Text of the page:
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Step two:  Cut, fuse, and trim the t-shirts.  First, I cut the front of the t-shirt away from the back and roughly trim it so that there is at least an inch or two away from the design.  At this point I can tell if all of the t-shirts will trim down to the same size (rare) or multiple sizes (the norm).  Then I fuse the t-shirts onto French fuse (tricot fusible) or a light weight fusible interfacing.  If I use the tricot fusible I make sure that stretchiest direction of the fusible is fused to the least stretchy direction of the t-shirt. Thus, making the t-shirt less stretchy in all directions.  Lastly, I trim the t-shirts to their finished size plus 1/2 in (seam allowance).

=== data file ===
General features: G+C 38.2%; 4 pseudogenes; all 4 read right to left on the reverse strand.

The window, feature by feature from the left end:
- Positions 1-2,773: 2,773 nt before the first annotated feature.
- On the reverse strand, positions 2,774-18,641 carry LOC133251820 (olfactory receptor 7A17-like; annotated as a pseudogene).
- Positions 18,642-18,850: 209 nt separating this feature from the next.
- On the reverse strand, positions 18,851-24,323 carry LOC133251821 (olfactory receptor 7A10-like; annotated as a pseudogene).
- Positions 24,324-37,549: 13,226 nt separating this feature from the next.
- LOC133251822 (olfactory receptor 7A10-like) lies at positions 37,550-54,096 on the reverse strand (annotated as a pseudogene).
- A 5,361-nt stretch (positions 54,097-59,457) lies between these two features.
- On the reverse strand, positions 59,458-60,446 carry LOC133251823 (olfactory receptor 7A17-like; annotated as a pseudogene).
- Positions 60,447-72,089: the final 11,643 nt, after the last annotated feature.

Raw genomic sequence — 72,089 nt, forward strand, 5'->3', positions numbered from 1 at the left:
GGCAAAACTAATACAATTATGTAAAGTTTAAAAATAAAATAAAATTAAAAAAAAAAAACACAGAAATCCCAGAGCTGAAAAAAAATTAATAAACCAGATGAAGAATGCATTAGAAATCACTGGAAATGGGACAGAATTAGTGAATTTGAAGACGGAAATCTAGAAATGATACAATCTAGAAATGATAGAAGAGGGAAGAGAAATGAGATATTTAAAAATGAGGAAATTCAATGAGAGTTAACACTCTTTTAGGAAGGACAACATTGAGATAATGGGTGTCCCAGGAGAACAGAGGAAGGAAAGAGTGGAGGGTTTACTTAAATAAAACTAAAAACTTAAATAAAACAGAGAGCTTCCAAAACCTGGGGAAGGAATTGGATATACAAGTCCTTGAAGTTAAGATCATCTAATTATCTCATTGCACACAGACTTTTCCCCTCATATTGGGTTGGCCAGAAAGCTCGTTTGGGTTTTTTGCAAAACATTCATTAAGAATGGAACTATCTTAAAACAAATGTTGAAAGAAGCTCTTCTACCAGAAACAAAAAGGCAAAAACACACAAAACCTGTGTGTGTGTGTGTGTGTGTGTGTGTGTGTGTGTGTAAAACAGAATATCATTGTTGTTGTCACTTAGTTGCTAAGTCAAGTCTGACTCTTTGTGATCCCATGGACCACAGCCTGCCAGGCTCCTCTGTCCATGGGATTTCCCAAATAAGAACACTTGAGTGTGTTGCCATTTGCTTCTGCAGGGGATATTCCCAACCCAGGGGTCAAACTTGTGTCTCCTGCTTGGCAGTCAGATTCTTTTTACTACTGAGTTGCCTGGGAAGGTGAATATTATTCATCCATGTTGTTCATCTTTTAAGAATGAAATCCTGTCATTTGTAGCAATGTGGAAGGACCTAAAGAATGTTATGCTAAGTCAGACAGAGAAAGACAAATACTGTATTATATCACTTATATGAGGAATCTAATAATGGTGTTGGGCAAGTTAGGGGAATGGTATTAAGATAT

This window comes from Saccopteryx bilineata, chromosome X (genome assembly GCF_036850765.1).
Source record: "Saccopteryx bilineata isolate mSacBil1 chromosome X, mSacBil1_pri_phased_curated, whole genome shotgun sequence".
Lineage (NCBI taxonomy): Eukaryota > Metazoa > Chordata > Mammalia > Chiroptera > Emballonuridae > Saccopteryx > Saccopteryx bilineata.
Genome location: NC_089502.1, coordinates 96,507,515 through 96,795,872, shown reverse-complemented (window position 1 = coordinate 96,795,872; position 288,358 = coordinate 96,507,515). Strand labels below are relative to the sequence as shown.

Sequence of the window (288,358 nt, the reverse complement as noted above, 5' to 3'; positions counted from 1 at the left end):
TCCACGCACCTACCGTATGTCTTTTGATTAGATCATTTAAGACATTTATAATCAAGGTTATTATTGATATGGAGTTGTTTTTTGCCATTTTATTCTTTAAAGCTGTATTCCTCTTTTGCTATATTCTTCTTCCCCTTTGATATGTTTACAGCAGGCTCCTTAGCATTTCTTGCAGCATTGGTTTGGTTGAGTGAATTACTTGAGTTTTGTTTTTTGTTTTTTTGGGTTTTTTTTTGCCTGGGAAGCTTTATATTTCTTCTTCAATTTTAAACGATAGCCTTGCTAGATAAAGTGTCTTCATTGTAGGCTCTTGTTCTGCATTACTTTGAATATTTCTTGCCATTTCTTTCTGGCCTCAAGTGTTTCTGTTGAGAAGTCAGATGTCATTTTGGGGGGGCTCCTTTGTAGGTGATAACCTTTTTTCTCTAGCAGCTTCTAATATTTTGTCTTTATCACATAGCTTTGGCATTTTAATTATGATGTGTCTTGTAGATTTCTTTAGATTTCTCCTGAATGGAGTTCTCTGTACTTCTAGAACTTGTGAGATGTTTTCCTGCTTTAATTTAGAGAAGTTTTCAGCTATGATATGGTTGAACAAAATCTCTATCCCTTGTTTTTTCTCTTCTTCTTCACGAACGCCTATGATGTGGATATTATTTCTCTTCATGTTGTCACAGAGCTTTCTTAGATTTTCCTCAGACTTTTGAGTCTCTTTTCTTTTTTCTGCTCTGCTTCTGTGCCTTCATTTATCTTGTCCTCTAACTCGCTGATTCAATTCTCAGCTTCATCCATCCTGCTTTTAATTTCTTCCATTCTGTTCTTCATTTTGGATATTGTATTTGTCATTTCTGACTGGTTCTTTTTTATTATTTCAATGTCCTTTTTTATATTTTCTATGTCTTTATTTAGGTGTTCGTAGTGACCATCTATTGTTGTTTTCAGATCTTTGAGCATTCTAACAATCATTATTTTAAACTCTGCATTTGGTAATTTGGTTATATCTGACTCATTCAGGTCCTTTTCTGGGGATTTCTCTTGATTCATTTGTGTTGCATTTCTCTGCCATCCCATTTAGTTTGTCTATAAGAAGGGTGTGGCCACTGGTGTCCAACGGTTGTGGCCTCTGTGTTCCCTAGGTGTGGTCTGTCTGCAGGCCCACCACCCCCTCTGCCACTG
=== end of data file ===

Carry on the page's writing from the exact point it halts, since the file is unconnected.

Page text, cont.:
Step three:  Edit.  I decide which t-shirts will appear on the front of the quilt, and if I have too many, which will appear on the back of the quilt.  At this point, I interview the recipient–which t-shirts are the most important? what designs do they like:  traditional, modern, regular, irregular; what colors do they like? etc.  I like to place their name on the front of the quilt in some way, either with a t-shirt, appliqued or embroidered.

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Step four:  Design.  My niece wanted a ‘modern’ quilt with grays/blacks as the background.  I used google to search ‘modern design’ and found images of modern designs.  I thought that this type of design would be perfect for my niece.  I designed each block in EQ7 and then arranged them in a quilt.  I made sure that the quilt was going to be the right size for her college dormitory (extra long twin)